The concept of Key Performance Indicators (KPIs) is likely not new to you. Most businesses track data to measure their performance in some format.
The most minimalist approach is annual financials for tax purposes – every business (at least those that don’t evade taxes) do at least this.
The annual tax return is a lagging indicator of performance, as in you see performance well after the actual occurrence.
Monthly financials are still lagging, but closer to current.
Weekly revenue & gross margin reports are pretty close current indicators.
Pre-revenue KPIs like customer phone inquiries, sales meetings, closing rates, etc. are examples of leading indicators. These help you forecast how your business will perform in the coming weeks & months.
Any business has hundreds and hundreds of potential KPIs. Tracking all of them is impossible and a waste of time.
So how do you decide what to actually track & review on a regular basis?
In any potential deal, I always start with breaking down a business into its core “value drivers” – the variables that help determine how the business will perform.
Throughout this post, I’ll use a simple example of a hotel (this actually used to be the interview case study I used for prospective PE analysts).
Start with revenue – what determines how much revenue a hotel will make?
Most businesses’ revenue can be boiled down to some breakdown of Price x Volume. For a hotel:
- Nightly Room Rate (Price)
- % of Rooms Booked Each Night (Occupancy Rate)
- # of Rooms (Potential Volume)
In the above, Occupancy Rate x Potential Volume = Volume.
Nightly Rate (or Price) x Volume = Revenue.
Now, you could break down this down further. For example, you could breakout weekends from weekdays:
(Weekend Nightly Room Rate x Weekend Occupancy Rate x # of Rooms) + (Weekday Nightly Room Rate x Weekday Occupancy Rate x # of Rooms) = Weekly Revenue.
You could take a different approach that is more focused on sales & marketing. For example, suppose you drive most of your bookings through advertising on TripAdvisor and Hotels.com. In that case, perhaps you’d track:
- Cost Per Click: Digital Advertising Spend / Total Ad Clicks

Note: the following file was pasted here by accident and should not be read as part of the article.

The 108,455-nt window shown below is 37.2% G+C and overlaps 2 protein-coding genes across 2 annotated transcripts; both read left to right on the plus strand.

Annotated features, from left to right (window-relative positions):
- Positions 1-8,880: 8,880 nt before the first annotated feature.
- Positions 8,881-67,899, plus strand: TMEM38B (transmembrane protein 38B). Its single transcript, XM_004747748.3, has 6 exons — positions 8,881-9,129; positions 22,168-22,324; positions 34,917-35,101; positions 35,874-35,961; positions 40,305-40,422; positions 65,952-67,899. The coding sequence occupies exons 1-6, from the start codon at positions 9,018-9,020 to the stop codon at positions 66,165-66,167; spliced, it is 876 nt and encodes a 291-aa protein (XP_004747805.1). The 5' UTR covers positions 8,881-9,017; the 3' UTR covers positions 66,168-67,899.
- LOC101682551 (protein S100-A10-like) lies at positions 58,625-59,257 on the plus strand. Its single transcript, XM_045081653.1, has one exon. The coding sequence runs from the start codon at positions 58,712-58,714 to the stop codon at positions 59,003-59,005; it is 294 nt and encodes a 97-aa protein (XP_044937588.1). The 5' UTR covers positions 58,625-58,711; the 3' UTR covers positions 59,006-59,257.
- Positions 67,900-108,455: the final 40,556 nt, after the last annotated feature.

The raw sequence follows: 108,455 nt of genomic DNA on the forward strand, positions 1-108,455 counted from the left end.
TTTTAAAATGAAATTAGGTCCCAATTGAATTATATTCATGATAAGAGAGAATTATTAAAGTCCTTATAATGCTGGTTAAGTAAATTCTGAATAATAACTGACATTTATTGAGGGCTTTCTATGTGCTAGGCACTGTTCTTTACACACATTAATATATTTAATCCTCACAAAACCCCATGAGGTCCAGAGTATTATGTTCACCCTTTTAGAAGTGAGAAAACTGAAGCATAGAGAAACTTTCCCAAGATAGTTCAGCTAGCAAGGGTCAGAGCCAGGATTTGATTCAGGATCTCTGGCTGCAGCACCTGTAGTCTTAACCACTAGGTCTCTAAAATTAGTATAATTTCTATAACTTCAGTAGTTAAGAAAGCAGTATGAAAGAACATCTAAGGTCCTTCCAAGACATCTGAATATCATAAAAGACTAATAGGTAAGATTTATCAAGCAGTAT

- Click Conversion Rate: Total Rooms Booked / Total Ad Clicks
- Revenue per Room Booked: Total Room Revenue / Total Rooms Bookd
That would allow you to measure & finetune the marketing engine that drives your sales. But it still boils down to Price x Volume:
- Revenue Per Room Booked = Price
- Total Ad Spend x Cost per Click x Click Conversion Rate = Volume
Now let’s look at the cost side. You can start by making a list of your costs and allocating them to Fixed or Variable. Importantly, Variable Costs should be defined by what they are variable based on (price or volume).
For a simplified example of the hotel, here’s a sample list:
- Cleaning Staff Costs: Variable to Volume
- Credit Card Processing Fees: Variable to Price
- Cleaning Supplies: Variable to Volume
- Management Staff: Fixed
- Building Costs: Fixed
- Food & Bev Costs: Variable to Volume
- Revenue Share to Travel Booking Sites: Variable to Price
These will also be expressed in the form of simple equations:
- # of Rooms x Occupancy Rate x # of Cleaning Staff Required per Booked Room Night x Cost per Cleaning Staffmember = Cleaning Staff Costs
- Revenue x % of Revenue to CC Processing Fees = Credit Card Processing Fees
- Fixed Costs are generally just fixed, though often have some partial variable component (like utilities) – you’ll have to decide the level of detail you want to get into
All these value drivers combine into how your business makes money.
Another way to think of this is to look at your P&L, pull out all the major items, and figure out all the inputs that determine that number.
Selecting KPIs to Track
Now you have a list of value drivers that determine how your business performs. But which should you actually track on a monthly or weekly basis to be an effective operator?